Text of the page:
Rural development remains a major challenge for governments of developing countries such as Pakistan. While a broad range of state and donor interventions impact the lives of poor farmers -who provide a significant proportion of the labour force - comprehensive consideration of these combined interactions remains inadequate. Focussing on Pakistan, this book discusses the political economy of agrarian poverty and underdevelopment in the region.
The book provides an in-depth exploration of the combined impact of state and donor interventions, as well as that of resistance attempts, to alter the status quo within Pakistan. It questions the relevance of state institutions and policies contending with the problems of farmers in Pakistan, and how donor-led policies and programmes also influence their lives. It draws on findings that have emerged from interviews of over 200 respondents including government officials, donor agency representatives and different categories of poor farmers, during eleven months of fieldwork in the provinces of Sindh and Punjab. This research reveals some divergences between state and donor policies, but it finds more prominent convergences, which in turn enable the landed rural elite to benefit from market-based and capital-intensive processes of agricultural growth, without offering substantial opportunities for poor farmers.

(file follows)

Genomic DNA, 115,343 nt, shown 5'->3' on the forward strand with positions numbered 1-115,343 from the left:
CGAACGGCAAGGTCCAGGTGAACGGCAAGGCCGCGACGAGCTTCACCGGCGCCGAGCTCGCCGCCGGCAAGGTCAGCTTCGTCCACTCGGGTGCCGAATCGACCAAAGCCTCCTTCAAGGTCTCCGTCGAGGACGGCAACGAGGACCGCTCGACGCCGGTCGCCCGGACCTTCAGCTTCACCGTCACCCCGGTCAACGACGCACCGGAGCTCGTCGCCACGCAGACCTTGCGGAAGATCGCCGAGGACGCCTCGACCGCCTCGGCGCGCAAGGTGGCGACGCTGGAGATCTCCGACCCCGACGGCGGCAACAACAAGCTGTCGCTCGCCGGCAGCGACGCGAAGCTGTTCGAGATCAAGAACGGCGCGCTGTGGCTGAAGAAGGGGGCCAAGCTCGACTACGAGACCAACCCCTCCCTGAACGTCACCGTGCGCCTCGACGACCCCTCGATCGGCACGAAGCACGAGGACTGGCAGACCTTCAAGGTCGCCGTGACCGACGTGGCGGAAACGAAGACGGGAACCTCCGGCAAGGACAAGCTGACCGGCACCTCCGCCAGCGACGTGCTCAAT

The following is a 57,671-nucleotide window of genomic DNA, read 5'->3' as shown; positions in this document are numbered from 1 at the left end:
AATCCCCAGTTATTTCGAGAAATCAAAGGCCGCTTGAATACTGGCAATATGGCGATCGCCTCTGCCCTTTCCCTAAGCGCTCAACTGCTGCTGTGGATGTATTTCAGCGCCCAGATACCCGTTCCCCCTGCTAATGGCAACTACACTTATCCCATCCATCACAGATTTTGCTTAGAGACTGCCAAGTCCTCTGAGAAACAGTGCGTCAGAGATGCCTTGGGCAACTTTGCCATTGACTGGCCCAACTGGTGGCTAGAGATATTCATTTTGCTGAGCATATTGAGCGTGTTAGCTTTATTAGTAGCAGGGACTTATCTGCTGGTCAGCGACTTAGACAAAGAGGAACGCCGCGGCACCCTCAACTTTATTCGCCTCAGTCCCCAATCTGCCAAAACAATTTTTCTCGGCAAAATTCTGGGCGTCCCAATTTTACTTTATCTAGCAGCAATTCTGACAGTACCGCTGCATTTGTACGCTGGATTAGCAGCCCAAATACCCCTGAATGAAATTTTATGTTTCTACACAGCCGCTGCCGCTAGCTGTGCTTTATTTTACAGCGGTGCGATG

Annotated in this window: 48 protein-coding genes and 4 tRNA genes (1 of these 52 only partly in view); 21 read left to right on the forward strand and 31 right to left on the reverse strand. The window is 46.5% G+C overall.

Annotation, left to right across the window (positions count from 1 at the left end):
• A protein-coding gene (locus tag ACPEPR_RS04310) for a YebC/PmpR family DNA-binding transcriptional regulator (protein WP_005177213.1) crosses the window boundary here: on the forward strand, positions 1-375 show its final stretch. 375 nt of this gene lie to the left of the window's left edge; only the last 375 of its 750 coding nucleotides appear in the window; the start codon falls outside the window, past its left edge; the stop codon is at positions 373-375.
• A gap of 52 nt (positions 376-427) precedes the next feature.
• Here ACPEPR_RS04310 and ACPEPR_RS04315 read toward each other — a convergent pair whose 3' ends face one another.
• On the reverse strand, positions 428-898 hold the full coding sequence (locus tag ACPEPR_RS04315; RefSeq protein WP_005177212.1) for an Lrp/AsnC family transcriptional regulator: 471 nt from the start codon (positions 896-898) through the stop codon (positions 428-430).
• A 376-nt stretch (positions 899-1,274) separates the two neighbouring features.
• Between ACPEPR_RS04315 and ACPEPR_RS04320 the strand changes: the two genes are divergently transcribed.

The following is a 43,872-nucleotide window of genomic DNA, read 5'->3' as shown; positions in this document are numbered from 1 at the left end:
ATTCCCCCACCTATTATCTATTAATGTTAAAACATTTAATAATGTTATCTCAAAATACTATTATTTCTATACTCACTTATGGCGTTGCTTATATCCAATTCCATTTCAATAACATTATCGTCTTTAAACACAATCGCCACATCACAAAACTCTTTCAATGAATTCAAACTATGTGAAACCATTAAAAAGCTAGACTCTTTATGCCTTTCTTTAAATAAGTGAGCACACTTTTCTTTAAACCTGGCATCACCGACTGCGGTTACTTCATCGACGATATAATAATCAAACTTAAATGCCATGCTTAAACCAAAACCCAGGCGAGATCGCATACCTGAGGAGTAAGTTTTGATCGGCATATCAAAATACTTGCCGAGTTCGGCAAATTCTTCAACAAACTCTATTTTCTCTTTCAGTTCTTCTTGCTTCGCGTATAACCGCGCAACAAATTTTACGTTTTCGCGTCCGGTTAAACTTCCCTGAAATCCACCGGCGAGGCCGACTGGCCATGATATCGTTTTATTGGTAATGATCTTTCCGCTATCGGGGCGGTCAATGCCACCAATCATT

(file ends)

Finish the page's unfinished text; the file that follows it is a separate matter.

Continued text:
Reflecting the need to become less insular when discussing solutions to rural development, and demonstrating how state policies and institutions can interconnect with donor funded programmes, this book will be of interest to students and scholars of South Asian Politics and Development Studies.